On multiple occasions in recent years similar experiences have occurred while facilitating strategic planning processes for clients. As you might image one consistent topic conjured up by participants in strategic planning sessions is “communication.’
What often occurs in these sessions is that the context of communication, as identified independently by separate groups in these sessions, is significantly different.
Therein lies the problem within many organizations struggling with “communication.” Defining it properly, and in a manner so that it can be affectively addressed.
From these sessions I’ve identified three (3) primary culprits that consistency manifest
- technical communication from the IT perspective,
- the general flow of information throughout an organization, and
- interpersonal communication.
Each provides an organization its own challenges, frustrations and costs, as well as the need for unique solutions. Each also has its own level of transparency and manifestation at the table for strategic and tactical discussion.
Technical/IT Context of Communication:
As technology continues to evolve at ever increasing rates organizations struggle to keep up. This context of communication is a constant budgetary concern and often comes with annual investment and priority discussions.
When I was running my professional baseball teams we regularly budgeted computer and phone upgrades on a three-year cycle so that every three years equipment would be brought into alignment with the latest technology, allowing us to stay current while not breaking our budget in any particular year.
In my experience discussions around the need for IT upgrades to facilitate more efficient communication take place regularly, and people within organizations have little qualms about broaching this subject, when necessary.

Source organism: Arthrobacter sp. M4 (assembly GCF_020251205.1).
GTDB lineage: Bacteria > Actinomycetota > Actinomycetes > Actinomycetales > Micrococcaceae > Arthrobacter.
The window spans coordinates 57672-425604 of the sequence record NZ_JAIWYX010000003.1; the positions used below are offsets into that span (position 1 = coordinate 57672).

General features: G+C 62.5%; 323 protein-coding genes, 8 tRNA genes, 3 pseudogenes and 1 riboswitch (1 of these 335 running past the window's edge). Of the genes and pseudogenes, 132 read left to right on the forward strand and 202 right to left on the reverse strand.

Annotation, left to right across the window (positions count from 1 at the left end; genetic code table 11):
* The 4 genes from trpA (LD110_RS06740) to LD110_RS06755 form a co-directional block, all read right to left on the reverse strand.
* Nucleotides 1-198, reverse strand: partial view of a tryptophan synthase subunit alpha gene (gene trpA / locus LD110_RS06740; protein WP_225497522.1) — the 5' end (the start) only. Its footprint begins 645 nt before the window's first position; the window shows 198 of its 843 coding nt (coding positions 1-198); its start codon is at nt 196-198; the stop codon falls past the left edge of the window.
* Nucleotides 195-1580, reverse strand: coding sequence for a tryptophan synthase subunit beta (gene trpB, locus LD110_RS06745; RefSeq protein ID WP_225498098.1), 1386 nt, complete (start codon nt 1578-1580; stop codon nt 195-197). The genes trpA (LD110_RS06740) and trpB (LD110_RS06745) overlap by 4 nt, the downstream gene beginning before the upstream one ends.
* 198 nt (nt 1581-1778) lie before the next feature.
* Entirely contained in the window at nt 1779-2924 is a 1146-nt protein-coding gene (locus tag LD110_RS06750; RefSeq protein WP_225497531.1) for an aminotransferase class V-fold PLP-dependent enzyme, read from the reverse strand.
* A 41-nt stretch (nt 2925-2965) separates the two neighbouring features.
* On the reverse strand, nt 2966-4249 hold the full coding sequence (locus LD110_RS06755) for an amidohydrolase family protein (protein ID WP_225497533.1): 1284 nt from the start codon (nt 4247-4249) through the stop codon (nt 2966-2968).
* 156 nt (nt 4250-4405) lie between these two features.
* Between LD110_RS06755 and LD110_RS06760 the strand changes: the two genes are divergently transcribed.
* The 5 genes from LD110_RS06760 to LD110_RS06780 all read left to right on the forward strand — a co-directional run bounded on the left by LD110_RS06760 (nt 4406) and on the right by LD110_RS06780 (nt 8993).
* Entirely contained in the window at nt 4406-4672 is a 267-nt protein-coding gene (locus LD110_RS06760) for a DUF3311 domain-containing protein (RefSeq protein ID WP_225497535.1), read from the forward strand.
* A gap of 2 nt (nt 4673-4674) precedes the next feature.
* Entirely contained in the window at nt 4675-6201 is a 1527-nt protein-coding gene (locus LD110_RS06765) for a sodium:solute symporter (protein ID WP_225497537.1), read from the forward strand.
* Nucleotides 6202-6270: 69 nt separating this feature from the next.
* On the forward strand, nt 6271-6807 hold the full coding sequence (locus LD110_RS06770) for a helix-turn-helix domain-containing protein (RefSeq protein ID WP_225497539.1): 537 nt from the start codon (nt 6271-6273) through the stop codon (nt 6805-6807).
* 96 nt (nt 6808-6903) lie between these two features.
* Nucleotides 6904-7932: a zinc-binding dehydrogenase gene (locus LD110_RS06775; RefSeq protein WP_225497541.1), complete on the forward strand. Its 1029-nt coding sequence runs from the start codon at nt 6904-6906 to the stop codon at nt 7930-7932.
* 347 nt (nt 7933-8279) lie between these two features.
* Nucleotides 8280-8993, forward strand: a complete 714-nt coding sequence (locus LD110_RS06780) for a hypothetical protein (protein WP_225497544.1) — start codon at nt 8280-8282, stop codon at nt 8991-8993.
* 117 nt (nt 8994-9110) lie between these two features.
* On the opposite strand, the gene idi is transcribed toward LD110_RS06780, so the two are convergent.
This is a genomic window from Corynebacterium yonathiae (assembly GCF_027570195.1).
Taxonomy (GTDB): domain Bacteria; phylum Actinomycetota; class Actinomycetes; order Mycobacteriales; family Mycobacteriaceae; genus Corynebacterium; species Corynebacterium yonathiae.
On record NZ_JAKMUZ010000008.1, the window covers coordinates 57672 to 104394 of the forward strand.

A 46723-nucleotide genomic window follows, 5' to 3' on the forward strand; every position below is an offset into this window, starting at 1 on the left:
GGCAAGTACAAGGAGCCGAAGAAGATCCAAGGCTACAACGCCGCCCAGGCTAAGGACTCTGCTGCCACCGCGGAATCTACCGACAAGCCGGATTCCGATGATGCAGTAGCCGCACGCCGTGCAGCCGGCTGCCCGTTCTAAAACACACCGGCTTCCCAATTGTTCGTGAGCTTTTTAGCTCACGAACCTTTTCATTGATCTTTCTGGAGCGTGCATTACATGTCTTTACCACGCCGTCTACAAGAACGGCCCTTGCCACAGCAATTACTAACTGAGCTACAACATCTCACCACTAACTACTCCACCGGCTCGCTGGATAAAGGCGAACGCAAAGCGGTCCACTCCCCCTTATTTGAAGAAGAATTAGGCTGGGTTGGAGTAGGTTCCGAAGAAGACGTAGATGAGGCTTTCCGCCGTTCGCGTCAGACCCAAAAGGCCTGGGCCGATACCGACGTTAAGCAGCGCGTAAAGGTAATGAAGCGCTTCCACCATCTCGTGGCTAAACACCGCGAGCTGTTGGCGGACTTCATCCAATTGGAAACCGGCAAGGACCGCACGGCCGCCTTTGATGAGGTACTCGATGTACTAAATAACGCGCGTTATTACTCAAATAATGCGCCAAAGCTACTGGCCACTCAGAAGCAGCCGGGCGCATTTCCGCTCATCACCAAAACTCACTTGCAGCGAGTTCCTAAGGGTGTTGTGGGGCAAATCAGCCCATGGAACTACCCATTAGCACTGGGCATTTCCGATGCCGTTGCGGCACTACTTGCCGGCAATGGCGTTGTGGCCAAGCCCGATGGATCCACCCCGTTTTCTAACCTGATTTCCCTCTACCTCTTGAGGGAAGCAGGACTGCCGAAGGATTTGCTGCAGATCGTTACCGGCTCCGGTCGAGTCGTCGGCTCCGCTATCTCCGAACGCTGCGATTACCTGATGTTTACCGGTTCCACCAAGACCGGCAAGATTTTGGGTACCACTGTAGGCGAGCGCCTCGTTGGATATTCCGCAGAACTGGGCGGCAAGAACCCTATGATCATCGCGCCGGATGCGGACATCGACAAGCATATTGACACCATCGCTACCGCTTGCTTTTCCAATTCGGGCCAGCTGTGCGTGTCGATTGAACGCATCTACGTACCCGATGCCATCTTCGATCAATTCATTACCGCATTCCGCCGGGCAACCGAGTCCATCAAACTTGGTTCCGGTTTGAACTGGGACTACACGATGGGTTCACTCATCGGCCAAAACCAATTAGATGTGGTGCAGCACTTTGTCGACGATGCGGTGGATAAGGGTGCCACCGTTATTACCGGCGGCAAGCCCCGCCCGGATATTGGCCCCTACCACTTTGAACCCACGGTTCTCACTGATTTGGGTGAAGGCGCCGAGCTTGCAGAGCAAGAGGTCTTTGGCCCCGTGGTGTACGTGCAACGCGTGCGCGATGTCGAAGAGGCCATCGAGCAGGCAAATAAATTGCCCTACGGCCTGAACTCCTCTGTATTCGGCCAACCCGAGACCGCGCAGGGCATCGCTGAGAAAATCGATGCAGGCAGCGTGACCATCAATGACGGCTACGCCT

The Process and Flow of Communication:
In many organizations the people who need to know certain bits of information are the last to know. This causes stress and frustration while eroding trust in the work environment.
In one client’s strategic planning session there was a segment of the participants from one department who all learned of an important initiative directly from customers requesting information about it. This happens more often than most organizational leaders realize.
More thought must be given to the people in the organization most impacted by decisions, priorities and other initiatives, as well as to the people who may be impacted most immediately. Those are two different constituenciess that must be considered and communicated with at the first most appropriate times.
If a product recall is going to be announced, the people most impacted may be the receiving or service departments as they will have to set up their systems to accommodate the influx of returns. However, they may not be the ones most immediately impacted. The people most immediately impacted may be the call center representatives who need to explain the process to the customers calling in upon hearing the announcement.
I’ve had experiences where the call center people first heard about the issue when customers called in to ask about it, and they had to scramble to get up to speed.
Legendary Ohio State University football coach Woody Hayes won 5 National Collegiate Athletic Association championships during his 27 years as coach of the Buckeyes. He won those 5 titles with a unique coaching philosophy.
Hayes eschewed the forward pass. He called plays that required his quarterbacks to throw a forward pass only as a very last resort because he believed that when throwing a forward pass only three outcomes were possible, and two of them either bad or really bad.